It is further contended that the verdict is not sustained by the evidence because it rests on the uncorroborated testimony of an accomplice against a man whose evidence of good reputation was not refuted at the trial. While the testimony of an accomplice is competent evidence, to be received with suspicion and acted upon with caution, it is the rule that a conviction may be based on such testimony, uncorroborated, if it is of such character as to convince the jury beyond a reasonable doubt of the guilt of the accused. (People v. Flaherty, 396 Ill. 304; People v. Rudnicki, 394 Ill. 351.) The verdict in this case, however, does not rest on the uncorroborated testimony of an accomplice. Four deputy sheriffs testified to facts and circumstances surrounding the activities of plaintiff in error and his co-defendant, Brust, which fairly tended to corroborate Brust's testimony that the two were acting together by agreement and in concert for the unlawful purpose of taking soybean meal from their employer and hiding it along an infrequently traveled country road to be picked up and disposed of by plaintiff in error.
The final contention is that the trial court erred in giving an instruction on the subject of circumstantial evidence because the guilt of plaintiff in error was not dependent upon circumstances proved at the trial but solely upon the facts testified to by the prosecuting witness. The prosecution was based on both direct and circumstantial evidence. The meetings between plaintiff in error and Brust on a lonely dirt road, the transfer of sacks between their two vehicles, the time and place of their arrest, as testified by the officers, were all circumstances to be taken into account by the jury, together with other facts and circumstances in evidence, in determining the guilt or innocence of plaintiff in error. No error was committed in the giving of this instruction.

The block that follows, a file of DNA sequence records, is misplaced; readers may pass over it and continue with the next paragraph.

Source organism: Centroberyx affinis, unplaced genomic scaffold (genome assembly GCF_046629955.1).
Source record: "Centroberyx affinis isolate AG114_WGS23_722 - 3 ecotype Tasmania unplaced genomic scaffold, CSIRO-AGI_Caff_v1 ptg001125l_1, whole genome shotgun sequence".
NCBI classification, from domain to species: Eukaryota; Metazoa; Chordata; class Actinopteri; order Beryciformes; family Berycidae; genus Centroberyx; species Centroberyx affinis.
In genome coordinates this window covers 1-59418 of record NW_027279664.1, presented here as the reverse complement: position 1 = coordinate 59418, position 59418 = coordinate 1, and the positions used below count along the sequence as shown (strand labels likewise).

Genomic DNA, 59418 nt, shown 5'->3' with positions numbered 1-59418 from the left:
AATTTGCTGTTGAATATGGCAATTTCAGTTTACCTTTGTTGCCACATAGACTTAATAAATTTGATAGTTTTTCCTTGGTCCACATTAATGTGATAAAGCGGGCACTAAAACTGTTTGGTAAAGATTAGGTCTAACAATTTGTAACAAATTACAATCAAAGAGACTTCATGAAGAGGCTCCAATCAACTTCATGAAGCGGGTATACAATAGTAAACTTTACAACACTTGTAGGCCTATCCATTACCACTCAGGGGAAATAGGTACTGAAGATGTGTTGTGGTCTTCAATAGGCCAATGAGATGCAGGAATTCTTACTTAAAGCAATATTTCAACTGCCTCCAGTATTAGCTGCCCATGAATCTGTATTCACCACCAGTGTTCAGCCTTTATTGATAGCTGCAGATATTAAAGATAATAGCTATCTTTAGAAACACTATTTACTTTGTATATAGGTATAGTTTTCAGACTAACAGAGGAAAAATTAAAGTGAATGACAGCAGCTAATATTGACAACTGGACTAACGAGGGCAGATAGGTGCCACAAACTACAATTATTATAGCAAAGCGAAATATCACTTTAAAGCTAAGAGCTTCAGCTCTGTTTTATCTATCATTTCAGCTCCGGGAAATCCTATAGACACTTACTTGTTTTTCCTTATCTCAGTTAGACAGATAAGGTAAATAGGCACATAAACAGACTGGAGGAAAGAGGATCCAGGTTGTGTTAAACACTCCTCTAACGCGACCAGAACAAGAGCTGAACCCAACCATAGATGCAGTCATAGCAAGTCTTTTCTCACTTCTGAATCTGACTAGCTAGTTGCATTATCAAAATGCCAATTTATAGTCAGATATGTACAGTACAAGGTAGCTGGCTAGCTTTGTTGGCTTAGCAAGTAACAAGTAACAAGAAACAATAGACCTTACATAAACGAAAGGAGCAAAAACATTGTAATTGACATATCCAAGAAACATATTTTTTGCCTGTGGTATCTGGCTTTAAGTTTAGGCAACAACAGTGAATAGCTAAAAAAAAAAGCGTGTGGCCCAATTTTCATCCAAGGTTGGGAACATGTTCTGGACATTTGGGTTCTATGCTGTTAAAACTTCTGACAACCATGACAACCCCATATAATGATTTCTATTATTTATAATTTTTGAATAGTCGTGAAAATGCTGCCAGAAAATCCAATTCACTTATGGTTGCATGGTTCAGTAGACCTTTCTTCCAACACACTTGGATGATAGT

The verdict of the jury has been approved by the trial judge, the judgment affirmed by the Appellate Court, and we find no prejudicial error in the record. The judgment of the Appellate Court is therefore affirmed.